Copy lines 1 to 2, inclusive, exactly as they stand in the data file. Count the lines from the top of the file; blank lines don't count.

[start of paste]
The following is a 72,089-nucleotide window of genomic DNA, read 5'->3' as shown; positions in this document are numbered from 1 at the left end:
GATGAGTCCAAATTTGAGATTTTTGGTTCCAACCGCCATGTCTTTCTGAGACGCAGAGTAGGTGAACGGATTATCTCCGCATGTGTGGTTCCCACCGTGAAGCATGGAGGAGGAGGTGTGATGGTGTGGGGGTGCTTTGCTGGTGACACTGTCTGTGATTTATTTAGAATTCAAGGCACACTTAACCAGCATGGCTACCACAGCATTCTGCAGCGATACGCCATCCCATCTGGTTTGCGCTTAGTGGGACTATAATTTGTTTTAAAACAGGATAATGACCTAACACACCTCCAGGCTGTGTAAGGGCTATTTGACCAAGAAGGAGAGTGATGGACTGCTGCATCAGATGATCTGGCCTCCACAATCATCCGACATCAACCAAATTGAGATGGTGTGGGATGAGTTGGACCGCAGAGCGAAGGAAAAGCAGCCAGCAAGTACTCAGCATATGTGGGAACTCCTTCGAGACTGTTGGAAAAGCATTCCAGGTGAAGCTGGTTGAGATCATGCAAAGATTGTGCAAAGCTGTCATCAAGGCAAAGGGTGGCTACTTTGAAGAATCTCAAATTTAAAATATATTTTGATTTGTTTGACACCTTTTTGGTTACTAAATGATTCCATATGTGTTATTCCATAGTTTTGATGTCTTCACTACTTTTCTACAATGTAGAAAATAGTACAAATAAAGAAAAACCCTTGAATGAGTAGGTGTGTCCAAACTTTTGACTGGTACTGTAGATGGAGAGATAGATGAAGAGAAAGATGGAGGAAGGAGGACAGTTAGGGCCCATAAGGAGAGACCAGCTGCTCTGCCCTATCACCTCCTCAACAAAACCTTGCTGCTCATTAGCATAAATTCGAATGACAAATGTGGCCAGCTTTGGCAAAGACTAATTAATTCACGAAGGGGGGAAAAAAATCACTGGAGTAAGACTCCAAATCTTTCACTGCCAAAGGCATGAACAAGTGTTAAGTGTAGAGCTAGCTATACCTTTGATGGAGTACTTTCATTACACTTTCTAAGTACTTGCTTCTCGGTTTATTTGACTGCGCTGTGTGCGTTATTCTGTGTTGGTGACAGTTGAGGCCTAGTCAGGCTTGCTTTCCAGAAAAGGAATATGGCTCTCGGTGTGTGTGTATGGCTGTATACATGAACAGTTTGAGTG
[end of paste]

The following is a 72,089-nucleotide window of genomic DNA, read 5'->3' as shown; positions in this document are numbered from 1 at the left end:
GATGAGTCCAAATTTGAGATTTTTGGTTCCAACCGCCATGTCTTTCTGAGACGCAGAGTAGGTGAACGGATTATCTCCGCATGTGTGGTTCCCACCGTGAAGCATGGAGGAGGAGGTGTGATGGTGTGGGGGTGCTTTGCTGGTGACACTGTCTGTGATTTATTTAGAATTCAAGGCACACTTAACCAGCATGGCTACCACAGCATTCTGCAGCGATACGCCATCCCATCTGGTTTGCGCTTAGTGGGACTATAATTTGTTTTAAAACAGGATAATGACCTAACACACCTCCAGGCTGTGTAAGGGCTATTTGACCAAGAAGGAGAGTGATGGACTGCTGCATCAGATGATCTGGCCTCCACAATCATCCGACATCAACCAAATTGAGATGGTGTGGGATGAGTTGGACCGCAGAGCGAAGGAAAAGCAGCCAGCAAGTACTCAGCATATGTGGGAACTCCTTCGAGACTGTTGGAAAAGCATTCCAGGTGAAGCTGGTTGAGATCATGCAAAGATTGTGCAAAGCTGTCATCAAGGCAAAGGGTGGCTACTTTGAAGAATCTCAAATTTAAAATATATTTTGATTTGTTTGACACCTTTTTGGTTACTAAATGATTCCATATGTGTTATTCCATAGTTTTGATGTCTTCACTACTTTTCTACAATGTAGAAAATAGTACAAATAAAGAAAAACCCTTGAATGAGTAGGTGTGTCCAAACTTTTGACTGGTACTGTAGATGGAGAGATAGATGAAGAGAAAGATGGAGGAAGGAGGACAGTTAGGGCCCATAAGGAGAGACCAGCTGCTCTGCCCTATCACCTCCTCAACAAAACCTTGCTGCTCATTAGCATAAATTCGAATGACAAATGTGGCCAGCTTTGGCAAAGACTAATTAATTCACGAAGGGGGGAAAAAAATCACTGGAGTAAGACTCCAAATCTTTCACTGCCAAAGGCATGAACAAGTGTTAAGTGTAGAGCTAGCTATACCTTTGATGGAGTACTTTCATTACACTTTCTAAGTACTTGCTTCTCGGTTTATTTGACTGCGCTGTGTGCGTTATTCTGTGTTGGTGACAGTTGAGGCCTAGTCAGGCTTGCTTTCCAGAAAAGGAATATGGCTCTCGGTGTGTGTGTATGGCTGTATACATGAACAGTTTGAGTG